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Dark Web Is Now The Amazon Of Illegal Drugs
The Trump administration continues to fight a US “war on drugs” that has lost every battle in its nearly 50 year history. Despite all the frantic interdiction efforts, street drugs have never been so available, so cheap, or so deadly.
In previous blogs, we have explored 5 reasons why:
- Careless prescription has provided a vast supply of opioids, stimulants, and benzos for resale on the thriving secondary illegal market.
- Fentanyl is so conveniently potent for smuggling that one suitcase can kill the population of an entire state.
- Chem labs, mostly in China, are constantly brewing up new synthetics that defy old detection techniques.
- Drug cartels are highly flexible, sophisticated, and efficiently run businesses that are always one step ahead of drug enforcement.
- Pitifully inadequate steps have been taken to reduce US drug demand via accessible treatment programs. Drug supply will always meet drug demand so long as the drug trade remains the most profitable commercial activity on earth.
Latest Weapon: The Dark Web
In the never-ending arms race between the drug cartels and drug enforcement, the cartels have acquired yet another new and extremely powerful weapon.
The most vulnerable step in any efficient drug distribution chain is its last — the retail transaction between the small time drug dealer and his customer.
The ‘Dark Web’ eliminates the middleman, making even more impotent all government efforts to restrict supply. It consists of a highly encrypted network of websites that makes retail transactions very difficult to block. The cops play whack-a-mole as new dark websites constantly pop-up. They are reduced to conducting futile and expensive scanning inspections of billions of letters and packages.
Meanwhile, the drug distributors can dispense with expensive trucks, planes, speedboats, and tunnels- orders are taken online and delivered through the regular postal service. Perhaps not yet quite as quick, cheap, and convenient as Amazon, but it’s getting pretty darn close.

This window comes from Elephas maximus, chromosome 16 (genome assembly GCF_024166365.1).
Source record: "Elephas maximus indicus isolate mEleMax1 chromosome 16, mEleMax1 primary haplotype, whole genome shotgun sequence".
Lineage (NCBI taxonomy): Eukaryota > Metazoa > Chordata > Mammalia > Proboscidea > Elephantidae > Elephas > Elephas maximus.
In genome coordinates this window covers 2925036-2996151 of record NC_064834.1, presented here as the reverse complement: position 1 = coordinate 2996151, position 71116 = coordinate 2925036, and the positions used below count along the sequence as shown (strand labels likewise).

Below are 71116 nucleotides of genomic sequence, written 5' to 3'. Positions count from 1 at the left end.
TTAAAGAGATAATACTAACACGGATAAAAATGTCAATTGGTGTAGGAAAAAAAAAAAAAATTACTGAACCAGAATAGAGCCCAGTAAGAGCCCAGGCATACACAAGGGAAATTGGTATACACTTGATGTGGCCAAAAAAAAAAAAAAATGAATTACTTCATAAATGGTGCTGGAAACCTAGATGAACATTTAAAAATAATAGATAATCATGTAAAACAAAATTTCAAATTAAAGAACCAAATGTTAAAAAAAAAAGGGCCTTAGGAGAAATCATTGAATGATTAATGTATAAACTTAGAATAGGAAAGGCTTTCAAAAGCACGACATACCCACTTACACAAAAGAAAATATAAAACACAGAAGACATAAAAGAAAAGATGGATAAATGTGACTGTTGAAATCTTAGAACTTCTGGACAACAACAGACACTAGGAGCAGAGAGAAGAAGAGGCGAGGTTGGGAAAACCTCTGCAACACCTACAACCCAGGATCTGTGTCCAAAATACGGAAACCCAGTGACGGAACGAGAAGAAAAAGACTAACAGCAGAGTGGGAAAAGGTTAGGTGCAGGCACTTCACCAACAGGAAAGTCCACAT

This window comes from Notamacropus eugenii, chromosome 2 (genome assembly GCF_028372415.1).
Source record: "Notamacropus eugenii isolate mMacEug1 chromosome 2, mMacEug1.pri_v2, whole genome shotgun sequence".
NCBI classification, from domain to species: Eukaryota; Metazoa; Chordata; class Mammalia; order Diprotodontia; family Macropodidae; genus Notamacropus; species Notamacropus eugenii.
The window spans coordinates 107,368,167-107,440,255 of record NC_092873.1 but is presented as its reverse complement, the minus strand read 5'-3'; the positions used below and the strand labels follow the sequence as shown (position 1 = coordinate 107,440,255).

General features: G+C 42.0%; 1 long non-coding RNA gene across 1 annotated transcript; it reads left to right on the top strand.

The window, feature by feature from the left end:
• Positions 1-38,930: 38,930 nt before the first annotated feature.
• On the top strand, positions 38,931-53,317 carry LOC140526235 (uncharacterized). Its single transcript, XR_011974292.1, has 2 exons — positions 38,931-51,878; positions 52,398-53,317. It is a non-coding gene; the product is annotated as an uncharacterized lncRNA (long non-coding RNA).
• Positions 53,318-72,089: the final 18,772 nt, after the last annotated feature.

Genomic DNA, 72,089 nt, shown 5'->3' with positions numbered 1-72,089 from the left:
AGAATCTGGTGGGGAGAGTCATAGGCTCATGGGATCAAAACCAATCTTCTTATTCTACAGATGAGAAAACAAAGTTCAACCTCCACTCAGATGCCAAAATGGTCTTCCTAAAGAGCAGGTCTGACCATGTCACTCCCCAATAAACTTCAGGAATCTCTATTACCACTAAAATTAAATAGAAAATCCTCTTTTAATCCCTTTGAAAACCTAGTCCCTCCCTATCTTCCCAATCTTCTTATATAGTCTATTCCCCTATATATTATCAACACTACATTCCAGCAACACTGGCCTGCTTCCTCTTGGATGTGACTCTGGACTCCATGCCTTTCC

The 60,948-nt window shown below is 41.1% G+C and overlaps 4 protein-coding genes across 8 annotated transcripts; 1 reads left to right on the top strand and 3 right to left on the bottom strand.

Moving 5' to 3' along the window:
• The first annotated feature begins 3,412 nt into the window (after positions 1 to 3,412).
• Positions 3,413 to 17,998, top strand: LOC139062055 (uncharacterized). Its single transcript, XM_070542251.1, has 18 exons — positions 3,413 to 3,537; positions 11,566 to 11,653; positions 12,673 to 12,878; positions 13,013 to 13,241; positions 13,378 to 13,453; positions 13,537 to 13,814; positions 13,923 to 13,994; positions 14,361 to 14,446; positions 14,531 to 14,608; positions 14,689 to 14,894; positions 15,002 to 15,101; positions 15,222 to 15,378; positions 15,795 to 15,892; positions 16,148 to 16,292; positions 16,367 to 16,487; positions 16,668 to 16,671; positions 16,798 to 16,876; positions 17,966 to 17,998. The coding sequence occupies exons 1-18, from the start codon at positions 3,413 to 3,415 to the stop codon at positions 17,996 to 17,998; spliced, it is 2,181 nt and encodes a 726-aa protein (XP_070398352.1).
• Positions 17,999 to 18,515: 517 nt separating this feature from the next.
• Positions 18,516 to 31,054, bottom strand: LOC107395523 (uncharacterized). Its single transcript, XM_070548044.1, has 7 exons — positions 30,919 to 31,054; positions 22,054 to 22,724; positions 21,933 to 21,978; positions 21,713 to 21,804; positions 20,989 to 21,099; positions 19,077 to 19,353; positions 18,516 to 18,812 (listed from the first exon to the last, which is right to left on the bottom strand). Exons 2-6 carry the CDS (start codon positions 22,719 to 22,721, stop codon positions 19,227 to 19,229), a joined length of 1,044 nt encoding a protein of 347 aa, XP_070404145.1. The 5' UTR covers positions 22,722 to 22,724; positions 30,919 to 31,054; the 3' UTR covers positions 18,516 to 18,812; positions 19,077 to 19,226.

The best customers so far are in the US, Australia, and New Zealand, but one can expect e-commerce to gain rapidly increasing market share and worldwide distribution in this as it has done for all other commodities. As always, technology of supply will grow exponentially in scope and sophistication to meet demand- while the tools of law enforcement will fall far behind.
Site purveyors are occasionally busted by the cops, and there have been several highly publicized confiscations- most recently in the Netherlands and Germany. The German dark website had more than 5000 sellers and one million customers. Business was international, conducted in six languages.
A dark website operates just like eBay and Amazon, except for the sophisticated encryption and the fact that all the products are contraband- mostly illegal drugs. Customers can browse to compare offerings and prices and review approval ratings. The operators take a 2-5% commission. All neat, efficient, and almost impossible to identify and control.
Big busts are just ritual exercises that have no impact on street availability or price. Close down one site today and two others will open tomorrow. Jail and fines are just the risk and cost of doing business, while the unbelievably lucrative beat goes on.
It’s The Demand Stupid
Our policymakers, legislators, and drug enforcers are remarkably slow learners. Now, more than ever before, the always futile ‘war on drugs’ has become just plain silly.
We need instead a new national policy that focuses on treatment and harm reduction, not criminalization and prohibition. Having done the expensive interdiction experiment for almost fifty years, we have proven conclusively that supply can never be reduced. The only hope for the next fifty years is to reduce demand. Cops, border patrols, the DEA, prosecutors, and jails simply don’t work. We must instead, far too belatedly, switch gears toward treatment, maintenance, rehab, housing, resocialization and jobs.
Let’s learn from the many mistakes of the past, not keep mindlessly repeating them.
Photos Courtesy of Shutterstock